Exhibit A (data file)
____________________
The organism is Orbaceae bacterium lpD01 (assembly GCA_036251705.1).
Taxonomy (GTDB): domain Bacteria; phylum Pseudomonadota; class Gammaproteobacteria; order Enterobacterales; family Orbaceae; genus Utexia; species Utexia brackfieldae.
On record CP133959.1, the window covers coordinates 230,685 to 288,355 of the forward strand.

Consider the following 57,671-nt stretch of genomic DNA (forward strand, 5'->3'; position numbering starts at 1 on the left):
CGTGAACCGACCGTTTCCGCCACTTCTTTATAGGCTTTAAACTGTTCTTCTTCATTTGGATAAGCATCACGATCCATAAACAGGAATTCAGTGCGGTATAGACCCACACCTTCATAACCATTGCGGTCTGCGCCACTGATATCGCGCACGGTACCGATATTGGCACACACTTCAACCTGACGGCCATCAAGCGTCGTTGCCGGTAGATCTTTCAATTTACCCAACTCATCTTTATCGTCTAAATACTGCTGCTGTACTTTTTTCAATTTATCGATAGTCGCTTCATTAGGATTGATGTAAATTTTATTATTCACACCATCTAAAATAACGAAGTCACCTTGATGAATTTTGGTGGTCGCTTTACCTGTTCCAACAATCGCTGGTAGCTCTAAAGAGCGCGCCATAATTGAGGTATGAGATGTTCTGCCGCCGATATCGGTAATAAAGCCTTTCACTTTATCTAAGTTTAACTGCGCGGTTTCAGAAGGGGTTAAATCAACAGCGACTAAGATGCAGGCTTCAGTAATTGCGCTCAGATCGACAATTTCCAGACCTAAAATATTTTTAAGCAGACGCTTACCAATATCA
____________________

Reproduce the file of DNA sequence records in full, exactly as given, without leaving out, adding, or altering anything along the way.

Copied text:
The organism is Orbaceae bacterium lpD01 (assembly GCA_036251705.1).
Taxonomy (GTDB): domain Bacteria; phylum Pseudomonadota; class Gammaproteobacteria; order Enterobacterales; family Orbaceae; genus Utexia; species Utexia brackfieldae.
On record CP133959.1, the window covers coordinates 230,685 to 288,355 of the forward strand.

Consider the following 57,671-nt stretch of genomic DNA (forward strand, 5'->3'; position numbering starts at 1 on the left):
CGTGAACCGACCGTTTCCGCCACTTCTTTATAGGCTTTAAACTGTTCTTCTTCATTTGGATAAGCATCACGATCCATAAACAGGAATTCAGTGCGGTATAGACCCACACCTTCATAACCATTGCGGTCTGCGCCACTGATATCGCGCACGGTACCGATATTGGCACACACTTCAACCTGACGGCCATCAAGCGTCGTTGCCGGTAGATCTTTCAATTTACCCAACTCATCTTTATCGTCTAAATACTGCTGCTGTACTTTTTTCAATTTATCGATAGTCGCTTCATTAGGATTGATGTAAATTTTATTATTCACACCATCTAAAATAACGAAGTCACCTTGATGAATTTTGGTGGTCGCTTTACCTGTTCCAACAATCGCTGGTAGCTCTAAAGAGCGCGCCATAATTGAGGTATGAGATGTTCTGCCGCCGATATCGGTAATAAAGCCTTTCACTTTATCTAAGTTTAACTGCGCGGTTTCAGAAGGGGTTAAATCAACAGCGACTAAGATGCAGGCTTCAGTAATTGCGCTCAGATCGACAATTTCCAGACCTAAAATATTTTTAAGCAGACGCTTACCAATATCA